Playoff-qualification formats, 2018 complaint

I’ve had some version of this complaint since at least 2005 (click the category links at the bottom to see past posts). Even though the playoff format has changed in a big way in the interim, I still don’t like it, and 2018 American League again shows why.

First, however, the National League of 2018 shows some clear advantages of the current format. The Cubs and Brewers have a weekend showdown (albeit not playing each other) over which one will win the Central. Whichever one does will also have the league’s best record. The other will be the first wild card. The stakes are high! The Dodgers and Rockies also have a showdown (again, not playing each other directly) over which one will win the West. The loser of that contest might be the second wild card, but the Cardinals are still alive, and so the loser of the West race could get left out entirely while the Cards get the (second wild) card. And to add spice to it, the Cards and Cubs (long time rivals!) play each other over the final weekend with both teams having playoff berths (or at least seeding) on the line.

Meanwhile, in the American League, we see the fundamental problem with the current format on full display. The Indians clinched their division a full week ago. At the time, their record was 86-68. The Tampa Bay Rays had the exact same record on that date, yet were on the brink of elimination. The Seattle Mariners were, on the same date, 85-69. Three teams within a game of one another in the standings. Yet one of them got a week to get rested and set up its rotation, while the other two will sit out the postseason.

The AL situation this season reminds us of the arbitrariness of the divisional alignments. While they are geographically accurate (unlike the NL before 1998), they can reward a mediocre “division winner” while shutting out teams with approximately identical records who just happen to be in tougher divisions. A related effect is that the AL Wild Card one-game playoff is going to pit the third and fourth (possibly second and fourth) best teams in the league (by W-L) against each other, while the fifth (or possibly sixth) best team gets to go straight to a Division Series as the League’s No. 3 seed.

While I was praising the NL situation earlier, I would be remiss if I did not note that, despite the good races to the finish in that league, there actually will be a similar unfairness in the outcome. The NL West winner is likely to finish with a worse record than the first wild card, and possibly in a tie with the second wild card. It just won’t be as stark a difference as the one in the AL.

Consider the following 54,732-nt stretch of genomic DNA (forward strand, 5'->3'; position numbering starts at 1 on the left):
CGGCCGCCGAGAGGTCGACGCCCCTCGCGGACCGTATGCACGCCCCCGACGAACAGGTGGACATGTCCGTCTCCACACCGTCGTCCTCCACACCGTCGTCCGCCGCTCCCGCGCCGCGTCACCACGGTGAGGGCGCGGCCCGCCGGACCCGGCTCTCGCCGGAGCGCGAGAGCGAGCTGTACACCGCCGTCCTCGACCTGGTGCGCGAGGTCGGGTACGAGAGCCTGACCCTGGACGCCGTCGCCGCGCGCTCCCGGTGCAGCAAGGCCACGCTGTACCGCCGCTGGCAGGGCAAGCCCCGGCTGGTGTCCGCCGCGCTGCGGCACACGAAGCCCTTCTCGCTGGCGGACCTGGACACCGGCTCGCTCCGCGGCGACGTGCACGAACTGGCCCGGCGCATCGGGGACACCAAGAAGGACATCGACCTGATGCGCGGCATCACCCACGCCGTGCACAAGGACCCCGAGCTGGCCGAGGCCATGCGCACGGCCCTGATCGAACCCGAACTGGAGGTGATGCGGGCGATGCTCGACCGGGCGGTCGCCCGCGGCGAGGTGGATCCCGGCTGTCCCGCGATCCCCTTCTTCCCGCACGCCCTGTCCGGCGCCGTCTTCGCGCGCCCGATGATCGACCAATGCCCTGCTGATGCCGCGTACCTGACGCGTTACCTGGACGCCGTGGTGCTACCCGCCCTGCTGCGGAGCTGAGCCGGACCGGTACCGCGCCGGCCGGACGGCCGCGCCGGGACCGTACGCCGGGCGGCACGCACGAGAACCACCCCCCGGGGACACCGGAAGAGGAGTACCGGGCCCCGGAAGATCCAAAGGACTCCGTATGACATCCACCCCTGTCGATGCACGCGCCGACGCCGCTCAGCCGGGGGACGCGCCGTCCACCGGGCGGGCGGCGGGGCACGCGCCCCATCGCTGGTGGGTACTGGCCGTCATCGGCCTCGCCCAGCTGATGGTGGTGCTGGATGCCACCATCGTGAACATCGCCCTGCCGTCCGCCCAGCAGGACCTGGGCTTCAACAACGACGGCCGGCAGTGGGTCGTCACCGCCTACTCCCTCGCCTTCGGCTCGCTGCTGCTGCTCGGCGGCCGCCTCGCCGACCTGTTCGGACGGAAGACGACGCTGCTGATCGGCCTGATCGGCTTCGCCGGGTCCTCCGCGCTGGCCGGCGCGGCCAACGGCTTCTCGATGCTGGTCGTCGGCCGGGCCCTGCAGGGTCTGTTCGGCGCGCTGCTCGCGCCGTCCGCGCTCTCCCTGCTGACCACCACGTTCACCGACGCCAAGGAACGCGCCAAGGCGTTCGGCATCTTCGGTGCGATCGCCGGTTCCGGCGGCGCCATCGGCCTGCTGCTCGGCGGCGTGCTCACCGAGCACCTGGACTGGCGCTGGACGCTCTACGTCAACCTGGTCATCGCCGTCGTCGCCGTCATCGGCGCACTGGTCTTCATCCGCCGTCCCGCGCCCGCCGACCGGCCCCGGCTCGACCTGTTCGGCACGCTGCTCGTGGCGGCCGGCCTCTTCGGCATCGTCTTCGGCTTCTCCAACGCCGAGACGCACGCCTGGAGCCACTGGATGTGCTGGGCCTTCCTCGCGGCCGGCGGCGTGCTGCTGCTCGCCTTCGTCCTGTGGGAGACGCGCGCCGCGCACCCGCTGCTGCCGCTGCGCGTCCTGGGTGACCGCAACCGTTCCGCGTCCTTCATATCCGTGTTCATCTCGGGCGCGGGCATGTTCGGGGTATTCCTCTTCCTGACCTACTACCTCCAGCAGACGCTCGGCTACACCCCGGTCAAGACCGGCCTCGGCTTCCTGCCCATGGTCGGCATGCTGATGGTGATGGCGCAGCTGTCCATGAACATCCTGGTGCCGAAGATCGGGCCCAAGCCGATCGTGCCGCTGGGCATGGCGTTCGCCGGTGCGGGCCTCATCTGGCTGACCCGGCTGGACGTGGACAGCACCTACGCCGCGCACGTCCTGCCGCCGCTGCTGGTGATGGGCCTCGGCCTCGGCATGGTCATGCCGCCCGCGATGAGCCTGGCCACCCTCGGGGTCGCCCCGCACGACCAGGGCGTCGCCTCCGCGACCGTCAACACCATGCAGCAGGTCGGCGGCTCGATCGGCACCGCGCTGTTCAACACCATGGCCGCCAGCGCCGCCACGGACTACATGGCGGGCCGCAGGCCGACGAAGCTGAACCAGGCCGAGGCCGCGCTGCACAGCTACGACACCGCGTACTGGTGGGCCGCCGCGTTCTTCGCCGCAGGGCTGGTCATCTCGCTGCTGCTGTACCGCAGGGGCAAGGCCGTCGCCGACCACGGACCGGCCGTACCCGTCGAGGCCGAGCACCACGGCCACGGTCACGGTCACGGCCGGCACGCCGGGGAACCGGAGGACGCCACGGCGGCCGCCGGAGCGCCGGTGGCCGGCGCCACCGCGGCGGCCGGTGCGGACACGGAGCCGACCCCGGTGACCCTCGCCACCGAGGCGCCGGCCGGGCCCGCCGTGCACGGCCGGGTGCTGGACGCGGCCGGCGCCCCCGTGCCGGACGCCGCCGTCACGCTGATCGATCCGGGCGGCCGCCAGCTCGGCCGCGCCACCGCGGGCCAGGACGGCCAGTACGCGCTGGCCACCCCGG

Could this be remedied with better institutional design? Of course! I still prefer my Two Divisions, Two Wild Cards idea, first proposed in 2010, years before the current format (which is three divisors and two wild cards) was adopted. Of course, it is very unlikely that MLB will reduce the postseason back to four teams from the current five. As much as I do not like the one-game postseason “series” of the current wild card playoff, I could live with it–in modified form.

How about Two Divisions, Three Wild Cards? Bear with me a moment. I want a system that maximizes the chances that the best teams face off in the LCS and one of the very best makes it to the World Series. I don’t want to spot a mediocre team a top playoff seed just because it happened to win a weak division (i.e., this year’s Indians, but also several recent division winners). And I don’t want a first wild card that is well ahead of the second to have just one chance to get beat by an inferior opponent. The basic problem is small divisions magnify the odds that a weak team gets a division title. So two divisions are better than three!

It is not ideal to have divisions of different size in a league. With 15 teams per league, this proposal would require it (unless some more cross-league shifts were made, making the leagues different sizes instead of the divisions within each league).

With three wild cards, the first of them could get an automatic advance to the Division Series, while the second and third play a one-game playoff. (I’d prefer a best-of-3, but there really is no time for that.)